Last night I was stressed out and crabby, I had attempted to make dinner for everyone, one of our favorites, Pioneer Woman’s Dr Pepper shredded pork.  It’s spicy and sweet and will clear your sinuses and your worries in no time flat.

But last night it wasn’t turning out, wasn’t falling off the bone, wasn’t shredding or reducing.  The kids had just creamed their way through target and the little man is going through a “nothing will please me” phase where he throws whatever you offer him.

The dinner conundrum was the last straw and I couldn’t hide my aggravation and stress.  I didn’t snap at anyone in particular but no matter how much they insisted dinner would be fine I stressed that it was ruined and wrong.

Somewhere in the back of my mind I heard a whisper:  “You better cut it out, they don’t have to love you or let you stay.  Be sweet, be only the best parts of yourself.”

I apologized to Sandy later and told her sometimes I worry that since I’m not her real daughter that I could do something to send her away.  She cried and asked me never to say that again, that I am loved and our children are cherished, that we have a place here.

Suddenly it struck me, why is it that I think that real, lasting love comes only with blood and documentation?  

After all, isn’t love always a choice?  A series of choosing God’s ways over our human desires to serve ourselves first?

Parents abandon their blood children, and legally documented marriages end all the time.  These things that I thought obligated us to love are easily done away with.

I love Kel with a forever love that has nothing to do with our legal marriage certificate.  I love my children not because of our shared DNA but because of their light in their eyes and the spirit they bring to this world.  There is nothing that anyone could do or say to remove my cover of love from them.

Do I believe that my friends who worked so hard to bring home their adopted children will actively love them less than their biological children?  No, not at all, I have a lasting faith in the love of adoption.

We are all adopted when you think about it.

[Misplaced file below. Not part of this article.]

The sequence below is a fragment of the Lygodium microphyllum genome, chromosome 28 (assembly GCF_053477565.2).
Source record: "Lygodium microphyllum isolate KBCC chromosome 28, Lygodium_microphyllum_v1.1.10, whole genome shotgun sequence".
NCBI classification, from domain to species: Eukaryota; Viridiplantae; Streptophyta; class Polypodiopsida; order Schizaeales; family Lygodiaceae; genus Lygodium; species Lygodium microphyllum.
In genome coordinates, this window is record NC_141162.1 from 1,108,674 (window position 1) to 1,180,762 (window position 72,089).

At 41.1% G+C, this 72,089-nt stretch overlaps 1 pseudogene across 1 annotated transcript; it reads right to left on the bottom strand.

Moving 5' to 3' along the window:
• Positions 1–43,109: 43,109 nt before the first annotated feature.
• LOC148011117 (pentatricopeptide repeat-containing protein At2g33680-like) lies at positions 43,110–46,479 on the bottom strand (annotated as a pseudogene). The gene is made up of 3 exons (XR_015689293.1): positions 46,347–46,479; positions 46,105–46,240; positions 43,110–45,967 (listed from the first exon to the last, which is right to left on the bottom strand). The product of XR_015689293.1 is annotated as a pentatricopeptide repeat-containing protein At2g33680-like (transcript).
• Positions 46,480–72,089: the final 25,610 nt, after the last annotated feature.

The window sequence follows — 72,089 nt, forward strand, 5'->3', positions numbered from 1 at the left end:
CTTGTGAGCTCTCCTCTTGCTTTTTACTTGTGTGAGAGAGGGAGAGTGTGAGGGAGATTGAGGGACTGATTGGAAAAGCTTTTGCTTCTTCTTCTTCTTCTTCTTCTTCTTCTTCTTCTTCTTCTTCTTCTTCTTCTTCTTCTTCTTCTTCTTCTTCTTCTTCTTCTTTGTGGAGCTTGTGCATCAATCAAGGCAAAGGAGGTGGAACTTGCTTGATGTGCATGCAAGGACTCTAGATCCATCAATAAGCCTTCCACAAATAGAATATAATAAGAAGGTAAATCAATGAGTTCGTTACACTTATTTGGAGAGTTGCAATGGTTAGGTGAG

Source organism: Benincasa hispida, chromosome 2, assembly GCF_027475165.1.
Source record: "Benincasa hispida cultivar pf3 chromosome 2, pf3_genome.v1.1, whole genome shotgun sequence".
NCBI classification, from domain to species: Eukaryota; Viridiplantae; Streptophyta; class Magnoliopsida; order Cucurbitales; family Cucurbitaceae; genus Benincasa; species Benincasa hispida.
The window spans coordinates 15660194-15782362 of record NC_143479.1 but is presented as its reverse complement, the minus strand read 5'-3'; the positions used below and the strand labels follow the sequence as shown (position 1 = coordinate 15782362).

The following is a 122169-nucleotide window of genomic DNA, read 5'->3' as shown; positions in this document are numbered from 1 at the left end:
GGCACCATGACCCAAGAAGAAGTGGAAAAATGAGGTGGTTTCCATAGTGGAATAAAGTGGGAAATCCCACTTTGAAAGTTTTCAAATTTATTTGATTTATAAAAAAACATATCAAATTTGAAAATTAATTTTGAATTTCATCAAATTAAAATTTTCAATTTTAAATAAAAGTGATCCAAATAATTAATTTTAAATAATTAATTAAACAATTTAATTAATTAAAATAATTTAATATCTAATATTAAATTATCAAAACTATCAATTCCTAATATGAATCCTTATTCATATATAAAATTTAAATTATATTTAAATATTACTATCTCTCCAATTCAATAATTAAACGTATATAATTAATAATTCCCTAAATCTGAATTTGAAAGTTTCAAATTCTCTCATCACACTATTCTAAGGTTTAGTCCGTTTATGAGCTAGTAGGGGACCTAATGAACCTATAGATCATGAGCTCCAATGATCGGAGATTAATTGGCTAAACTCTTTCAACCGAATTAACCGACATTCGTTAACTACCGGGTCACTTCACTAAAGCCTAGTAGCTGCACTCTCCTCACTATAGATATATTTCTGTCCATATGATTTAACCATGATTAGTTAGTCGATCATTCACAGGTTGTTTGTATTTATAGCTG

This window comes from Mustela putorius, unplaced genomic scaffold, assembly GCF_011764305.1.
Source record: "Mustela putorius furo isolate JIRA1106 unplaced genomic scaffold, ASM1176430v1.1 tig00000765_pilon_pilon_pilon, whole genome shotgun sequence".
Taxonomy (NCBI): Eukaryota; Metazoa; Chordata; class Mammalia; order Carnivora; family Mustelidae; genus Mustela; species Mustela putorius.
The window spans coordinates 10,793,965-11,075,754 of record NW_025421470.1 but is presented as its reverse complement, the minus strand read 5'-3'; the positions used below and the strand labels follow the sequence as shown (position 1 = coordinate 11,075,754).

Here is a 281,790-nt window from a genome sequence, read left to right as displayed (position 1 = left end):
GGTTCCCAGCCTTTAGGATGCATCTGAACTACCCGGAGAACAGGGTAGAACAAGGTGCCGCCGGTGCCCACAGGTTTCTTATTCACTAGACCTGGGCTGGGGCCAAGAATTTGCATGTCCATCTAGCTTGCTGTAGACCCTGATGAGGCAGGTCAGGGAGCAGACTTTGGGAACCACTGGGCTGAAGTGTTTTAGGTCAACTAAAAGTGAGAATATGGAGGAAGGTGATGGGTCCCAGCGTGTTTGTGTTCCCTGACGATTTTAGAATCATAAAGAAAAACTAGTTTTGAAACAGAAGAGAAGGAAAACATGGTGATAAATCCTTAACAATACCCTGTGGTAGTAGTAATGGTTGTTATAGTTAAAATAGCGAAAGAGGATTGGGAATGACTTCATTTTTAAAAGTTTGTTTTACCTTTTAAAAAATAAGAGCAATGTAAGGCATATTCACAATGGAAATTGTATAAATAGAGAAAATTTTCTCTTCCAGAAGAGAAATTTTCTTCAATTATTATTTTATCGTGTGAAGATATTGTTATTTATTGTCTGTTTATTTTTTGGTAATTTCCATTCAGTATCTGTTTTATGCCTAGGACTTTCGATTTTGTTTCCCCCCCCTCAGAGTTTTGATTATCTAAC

We all love people deeply without any legal obligation.  I’m connected through love to my friends, my life group and our college students with a love that is a choice and has nothing to do with blood or the law.

So, if I question this earthly love, then what of the love of Christ?  Do I believe he’s obligated to love me?  That because he created me that he had no choice but to save me, sustain me?  Does he love us because it’s the responsible thing to do?  He made us so he has to take care of us?

No, but I believe that he does and always will, because he is faithful and forever.  He promised this cover of love for us would never cease to flow and he has yet to break a single promise.

The wonderful and terrifying thing is that when you bring yourself to this place where you realize that no one on heaven or earth is obligated to love, you must take a leap of faith and trust that their love is true, heavenly and lasting.

The flow of human love relationships in my life could and will change, because we humans do that sort of thing.

All real love in our lives is truly the love of God, whether it comes directly from his hand or through the hands of his people.  For me to love my children strong I must be a channel of his love in me.  For Kel to love me fiercely he has to tap into the husband love that God is growing in his heart.  In order to be true friends we have to follow the bible’s teachings and lay down our desires for the good of each other.

It’s really all God’s love, none of it human in the slightest.

He is the source of love, and if I trust that he is the spring and that those around me are seeking to plug into it then we’ll all be forever lost in a torrential flow of love.

This love is for us, but it must always be shared.  It will always move us to rescue those drowning in hope, loneliness and death.

True love can never be hoarded, it demands to given away.

Have you feared this?  Grown through it?